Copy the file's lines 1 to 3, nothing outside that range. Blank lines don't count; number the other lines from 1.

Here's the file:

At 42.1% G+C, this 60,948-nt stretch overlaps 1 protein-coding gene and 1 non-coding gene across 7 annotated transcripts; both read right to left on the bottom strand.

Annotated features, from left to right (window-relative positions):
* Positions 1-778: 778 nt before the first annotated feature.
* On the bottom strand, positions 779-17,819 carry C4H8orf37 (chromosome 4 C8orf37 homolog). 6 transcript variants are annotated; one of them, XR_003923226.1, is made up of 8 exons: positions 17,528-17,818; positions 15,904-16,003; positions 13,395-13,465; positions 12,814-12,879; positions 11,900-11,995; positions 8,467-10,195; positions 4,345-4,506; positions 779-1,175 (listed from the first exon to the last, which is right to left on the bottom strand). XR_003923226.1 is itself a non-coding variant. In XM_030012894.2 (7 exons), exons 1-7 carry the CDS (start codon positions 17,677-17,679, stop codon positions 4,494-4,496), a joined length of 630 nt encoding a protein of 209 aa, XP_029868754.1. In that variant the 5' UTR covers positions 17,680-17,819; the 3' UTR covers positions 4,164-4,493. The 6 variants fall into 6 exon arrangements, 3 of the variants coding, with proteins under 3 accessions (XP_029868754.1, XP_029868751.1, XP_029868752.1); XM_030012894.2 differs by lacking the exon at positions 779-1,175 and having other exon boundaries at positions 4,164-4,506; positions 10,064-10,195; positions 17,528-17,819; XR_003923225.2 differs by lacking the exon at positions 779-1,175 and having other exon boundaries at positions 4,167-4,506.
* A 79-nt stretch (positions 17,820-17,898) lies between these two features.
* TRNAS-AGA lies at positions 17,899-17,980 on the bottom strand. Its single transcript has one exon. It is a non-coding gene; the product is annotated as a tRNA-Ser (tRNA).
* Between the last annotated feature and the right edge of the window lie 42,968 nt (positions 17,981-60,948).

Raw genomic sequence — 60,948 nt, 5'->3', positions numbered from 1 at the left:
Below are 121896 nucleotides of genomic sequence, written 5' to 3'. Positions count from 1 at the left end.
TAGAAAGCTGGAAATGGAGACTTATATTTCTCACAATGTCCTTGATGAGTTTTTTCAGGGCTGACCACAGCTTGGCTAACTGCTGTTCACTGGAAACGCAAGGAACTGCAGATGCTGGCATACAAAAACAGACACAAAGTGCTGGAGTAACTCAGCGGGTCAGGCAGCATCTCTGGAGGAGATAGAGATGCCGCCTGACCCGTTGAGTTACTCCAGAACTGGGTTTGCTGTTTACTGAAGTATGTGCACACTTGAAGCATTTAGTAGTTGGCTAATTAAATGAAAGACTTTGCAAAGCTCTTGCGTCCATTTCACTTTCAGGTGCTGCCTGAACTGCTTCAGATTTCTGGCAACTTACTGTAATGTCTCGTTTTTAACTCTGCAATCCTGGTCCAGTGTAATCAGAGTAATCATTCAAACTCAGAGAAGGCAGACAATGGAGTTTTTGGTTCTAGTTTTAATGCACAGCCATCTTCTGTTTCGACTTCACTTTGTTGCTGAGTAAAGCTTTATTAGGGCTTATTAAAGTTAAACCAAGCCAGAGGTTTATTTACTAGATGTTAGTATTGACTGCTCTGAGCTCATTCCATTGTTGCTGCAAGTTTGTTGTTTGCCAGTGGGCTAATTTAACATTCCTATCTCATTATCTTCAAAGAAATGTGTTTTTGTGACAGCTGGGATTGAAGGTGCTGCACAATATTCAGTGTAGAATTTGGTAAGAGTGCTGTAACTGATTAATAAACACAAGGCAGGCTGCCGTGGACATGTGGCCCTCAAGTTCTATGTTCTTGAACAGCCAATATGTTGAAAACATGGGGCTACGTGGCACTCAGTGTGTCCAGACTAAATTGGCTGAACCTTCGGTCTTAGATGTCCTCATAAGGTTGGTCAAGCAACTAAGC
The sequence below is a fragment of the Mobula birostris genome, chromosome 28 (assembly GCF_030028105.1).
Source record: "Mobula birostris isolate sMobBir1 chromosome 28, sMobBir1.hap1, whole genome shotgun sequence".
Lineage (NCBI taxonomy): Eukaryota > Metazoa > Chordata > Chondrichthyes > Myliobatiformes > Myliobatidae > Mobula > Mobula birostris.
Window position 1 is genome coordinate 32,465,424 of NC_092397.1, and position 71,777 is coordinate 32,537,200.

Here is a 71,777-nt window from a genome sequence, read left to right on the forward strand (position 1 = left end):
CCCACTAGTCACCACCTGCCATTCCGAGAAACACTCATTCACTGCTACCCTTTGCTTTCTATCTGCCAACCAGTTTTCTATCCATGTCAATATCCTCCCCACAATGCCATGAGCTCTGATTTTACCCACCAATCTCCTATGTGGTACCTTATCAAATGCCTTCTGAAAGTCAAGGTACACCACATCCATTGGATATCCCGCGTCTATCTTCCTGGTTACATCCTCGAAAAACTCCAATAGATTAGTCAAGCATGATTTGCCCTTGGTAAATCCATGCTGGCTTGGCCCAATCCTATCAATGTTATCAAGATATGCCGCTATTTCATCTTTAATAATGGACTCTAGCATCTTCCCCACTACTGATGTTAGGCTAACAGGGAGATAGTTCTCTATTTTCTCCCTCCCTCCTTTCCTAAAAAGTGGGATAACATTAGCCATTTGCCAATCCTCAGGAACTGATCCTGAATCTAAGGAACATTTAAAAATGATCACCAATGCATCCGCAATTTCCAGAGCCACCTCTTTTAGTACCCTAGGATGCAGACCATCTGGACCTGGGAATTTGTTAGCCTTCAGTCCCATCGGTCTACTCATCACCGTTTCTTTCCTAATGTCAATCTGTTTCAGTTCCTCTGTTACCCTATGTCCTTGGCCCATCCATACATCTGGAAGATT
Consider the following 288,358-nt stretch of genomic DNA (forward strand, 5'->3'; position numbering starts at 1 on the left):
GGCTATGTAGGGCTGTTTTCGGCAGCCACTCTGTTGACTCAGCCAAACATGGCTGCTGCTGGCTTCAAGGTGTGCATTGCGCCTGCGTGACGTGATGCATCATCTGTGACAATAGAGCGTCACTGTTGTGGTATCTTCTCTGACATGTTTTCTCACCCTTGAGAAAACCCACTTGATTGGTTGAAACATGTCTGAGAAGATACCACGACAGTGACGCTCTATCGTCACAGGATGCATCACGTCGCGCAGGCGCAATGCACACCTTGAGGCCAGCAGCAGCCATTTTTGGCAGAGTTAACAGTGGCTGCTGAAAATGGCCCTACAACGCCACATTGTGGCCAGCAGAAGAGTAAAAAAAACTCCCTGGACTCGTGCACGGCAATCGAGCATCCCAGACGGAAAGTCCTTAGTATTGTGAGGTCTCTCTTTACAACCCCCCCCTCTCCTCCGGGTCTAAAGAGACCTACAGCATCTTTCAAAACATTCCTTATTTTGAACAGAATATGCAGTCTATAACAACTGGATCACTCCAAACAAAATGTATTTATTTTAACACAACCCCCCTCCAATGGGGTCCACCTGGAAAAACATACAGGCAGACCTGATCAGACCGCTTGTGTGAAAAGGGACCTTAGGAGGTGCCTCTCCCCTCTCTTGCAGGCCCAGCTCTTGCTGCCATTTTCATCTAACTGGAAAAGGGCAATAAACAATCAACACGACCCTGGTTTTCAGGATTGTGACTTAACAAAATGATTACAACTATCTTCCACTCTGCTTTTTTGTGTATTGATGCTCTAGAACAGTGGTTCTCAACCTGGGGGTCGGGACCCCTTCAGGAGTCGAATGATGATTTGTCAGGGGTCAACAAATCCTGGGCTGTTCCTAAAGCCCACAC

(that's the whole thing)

At 42.1% G+C, this 60,948-nt stretch overlaps 1 protein-coding gene and 1 non-coding gene across 7 annotated transcripts; both read right to left on the bottom strand.

Annotated features, from left to right (window-relative positions):
* Positions 1-778: 778 nt before the first annotated feature.